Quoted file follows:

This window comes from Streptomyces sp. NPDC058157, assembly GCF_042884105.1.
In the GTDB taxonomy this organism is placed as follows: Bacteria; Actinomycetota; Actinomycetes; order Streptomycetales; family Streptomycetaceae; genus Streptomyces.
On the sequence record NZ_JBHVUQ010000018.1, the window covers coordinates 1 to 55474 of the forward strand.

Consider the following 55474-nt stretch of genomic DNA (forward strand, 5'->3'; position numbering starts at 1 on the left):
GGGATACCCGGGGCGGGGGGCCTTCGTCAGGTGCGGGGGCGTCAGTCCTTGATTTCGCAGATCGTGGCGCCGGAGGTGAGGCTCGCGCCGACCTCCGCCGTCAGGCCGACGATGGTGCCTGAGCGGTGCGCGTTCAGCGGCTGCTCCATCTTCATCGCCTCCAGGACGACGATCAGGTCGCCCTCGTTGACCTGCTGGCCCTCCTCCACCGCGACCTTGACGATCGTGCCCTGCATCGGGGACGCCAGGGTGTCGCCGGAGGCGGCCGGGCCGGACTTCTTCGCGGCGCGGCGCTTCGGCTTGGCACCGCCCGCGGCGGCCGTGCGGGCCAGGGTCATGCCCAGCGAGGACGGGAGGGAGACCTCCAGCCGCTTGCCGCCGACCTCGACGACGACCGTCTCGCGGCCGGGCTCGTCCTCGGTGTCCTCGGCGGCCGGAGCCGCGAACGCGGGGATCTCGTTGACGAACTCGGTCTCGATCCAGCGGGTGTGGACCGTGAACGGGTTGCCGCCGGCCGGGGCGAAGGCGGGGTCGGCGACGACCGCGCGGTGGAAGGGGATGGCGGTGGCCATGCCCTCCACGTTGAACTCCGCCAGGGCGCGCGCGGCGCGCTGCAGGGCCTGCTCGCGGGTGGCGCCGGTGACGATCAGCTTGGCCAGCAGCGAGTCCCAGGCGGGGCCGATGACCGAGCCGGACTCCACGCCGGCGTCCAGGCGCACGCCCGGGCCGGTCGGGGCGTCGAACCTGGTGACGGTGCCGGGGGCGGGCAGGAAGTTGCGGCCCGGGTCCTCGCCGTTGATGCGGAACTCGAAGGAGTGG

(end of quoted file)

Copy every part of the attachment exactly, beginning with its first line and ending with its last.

This window comes from Streptomyces sp. NPDC058157, assembly GCF_042884105.1.
In the GTDB taxonomy this organism is placed as follows: Bacteria; Actinomycetota; Actinomycetes; order Streptomycetales; family Streptomycetaceae; genus Streptomyces.
On the sequence record NZ_JBHVUQ010000018.1, the window covers coordinates 1 to 55474 of the forward strand.

Consider the following 55474-nt stretch of genomic DNA (forward strand, 5'->3'; position numbering starts at 1 on the left):
GGGATACCCGGGGCGGGGGGCCTTCGTCAGGTGCGGGGGCGTCAGTCCTTGATTTCGCAGATCGTGGCGCCGGAGGTGAGGCTCGCGCCGACCTCCGCCGTCAGGCCGACGATGGTGCCTGAGCGGTGCGCGTTCAGCGGCTGCTCCATCTTCATCGCCTCCAGGACGACGATCAGGTCGCCCTCGTTGACCTGCTGGCCCTCCTCCACCGCGACCTTGACGATCGTGCCCTGCATCGGGGACGCCAGGGTGTCGCCGGAGGCGGCCGGGCCGGACTTCTTCGCGGCGCGGCGCTTCGGCTTGGCACCGCCCGCGGCGGCCGTGCGGGCCAGGGTCATGCCCAGCGAGGACGGGAGGGAGACCTCCAGCCGCTTGCCGCCGACCTCGACGACGACCGTCTCGCGGCCGGGCTCGTCCTCGGTGTCCTCGGCGGCCGGAGCCGCGAACGCGGGGATCTCGTTGACGAACTCGGTCTCGATCCAGCGGGTGTGGACCGTGAACGGGTTGCCGCCGGCCGGGGCGAAGGCGGGGTCGGCGACGACCGCGCGGTGGAAGGGGATGGCGGTGGCCATGCCCTCCACGTTGAACTCCGCCAGGGCGCGCGCGGCGCGCTGCAGGGCCTGCTCGCGGGTGGCGCCGGTGACGATCAGCTTGGCCAGCAGCGAGTCCCAGGCGGGGCCGATGACCGAGCCGGACTCCACGCCGGCGTCCAGGCGCACGCCCGGGCCGGTCGGGGCGTCGAACCTGGTGACGGTGCCGGGGGCGGGCAGGAAGTTGCGGCCCGGGTCCTCGCCGTTGATGCGGAACTCGAAGGAGTGG